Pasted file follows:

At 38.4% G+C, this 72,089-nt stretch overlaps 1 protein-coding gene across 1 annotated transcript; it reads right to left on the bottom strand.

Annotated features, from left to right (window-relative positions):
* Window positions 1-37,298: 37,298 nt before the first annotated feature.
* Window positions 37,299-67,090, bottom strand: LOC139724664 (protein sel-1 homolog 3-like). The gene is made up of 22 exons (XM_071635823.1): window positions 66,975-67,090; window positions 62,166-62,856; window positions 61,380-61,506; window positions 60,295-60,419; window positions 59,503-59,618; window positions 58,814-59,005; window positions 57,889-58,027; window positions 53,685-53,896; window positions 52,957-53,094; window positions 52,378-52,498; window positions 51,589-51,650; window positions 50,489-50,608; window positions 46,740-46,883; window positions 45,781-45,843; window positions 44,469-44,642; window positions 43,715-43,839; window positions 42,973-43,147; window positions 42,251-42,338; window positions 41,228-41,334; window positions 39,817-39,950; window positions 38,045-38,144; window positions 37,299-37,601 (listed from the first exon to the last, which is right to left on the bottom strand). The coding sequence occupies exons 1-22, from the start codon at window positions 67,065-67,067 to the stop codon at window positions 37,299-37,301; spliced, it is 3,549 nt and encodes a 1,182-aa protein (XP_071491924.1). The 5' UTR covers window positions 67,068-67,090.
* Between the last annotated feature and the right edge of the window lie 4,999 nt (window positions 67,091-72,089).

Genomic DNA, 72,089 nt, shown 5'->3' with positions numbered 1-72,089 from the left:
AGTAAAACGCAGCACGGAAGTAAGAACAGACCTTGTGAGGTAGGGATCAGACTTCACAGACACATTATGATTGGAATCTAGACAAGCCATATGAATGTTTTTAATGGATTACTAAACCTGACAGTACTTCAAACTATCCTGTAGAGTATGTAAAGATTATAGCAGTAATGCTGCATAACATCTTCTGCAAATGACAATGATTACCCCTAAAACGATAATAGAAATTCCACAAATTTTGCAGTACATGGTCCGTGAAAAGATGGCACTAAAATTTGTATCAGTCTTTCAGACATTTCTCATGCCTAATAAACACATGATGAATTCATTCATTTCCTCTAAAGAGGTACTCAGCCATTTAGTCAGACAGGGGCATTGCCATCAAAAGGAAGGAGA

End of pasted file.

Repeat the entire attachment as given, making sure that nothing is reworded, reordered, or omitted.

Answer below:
At 38.4% G+C, this 72,089-nt stretch overlaps 1 protein-coding gene across 1 annotated transcript; it reads right to left on the bottom strand.

Annotated features, from left to right (window-relative positions):
* Window positions 1-37,298: 37,298 nt before the first annotated feature.
* Window positions 37,299-67,090, bottom strand: LOC139724664 (protein sel-1 homolog 3-like). The gene is made up of 22 exons (XM_071635823.1): window positions 66,975-67,090; window positions 62,166-62,856; window positions 61,380-61,506; window positions 60,295-60,419; window positions 59,503-59,618; window positions 58,814-59,005; window positions 57,889-58,027; window positions 53,685-53,896; window positions 52,957-53,094; window positions 52,378-52,498; window positions 51,589-51,650; window positions 50,489-50,608; window positions 46,740-46,883; window positions 45,781-45,843; window positions 44,469-44,642; window positions 43,715-43,839; window positions 42,973-43,147; window positions 42,251-42,338; window positions 41,228-41,334; window positions 39,817-39,950; window positions 38,045-38,144; window positions 37,299-37,601 (listed from the first exon to the last, which is right to left on the bottom strand). The coding sequence occupies exons 1-22, from the start codon at window positions 67,065-67,067 to the stop codon at window positions 37,299-37,301; spliced, it is 3,549 nt and encodes a 1,182-aa protein (XP_071491924.1). The 5' UTR covers window positions 67,068-67,090.
* Between the last annotated feature and the right edge of the window lie 4,999 nt (window positions 67,091-72,089).

Genomic DNA, 72,089 nt, shown 5'->3' with positions numbered 1-72,089 from the left:
AGTAAAACGCAGCACGGAAGTAAGAACAGACCTTGTGAGGTAGGGATCAGACTTCACAGACACATTATGATTGGAATCTAGACAAGCCATATGAATGTTTTTAATGGATTACTAAACCTGACAGTACTTCAAACTATCCTGTAGAGTATGTAAAGATTATAGCAGTAATGCTGCATAACATCTTCTGCAAATGACAATGATTACCCCTAAAACGATAATAGAAATTCCACAAATTTTGCAGTACATGGTCCGTGAAAAGATGGCACTAAAATTTGTATCAGTCTTTCAGACATTTCTCATGCCTAATAAACACATGATGAATTCATTCATTTCCTCTAAAGAGGTACTCAGCCATTTAGTCAGACAGGGGCATTGCCATCAAAAGGAAGGAGA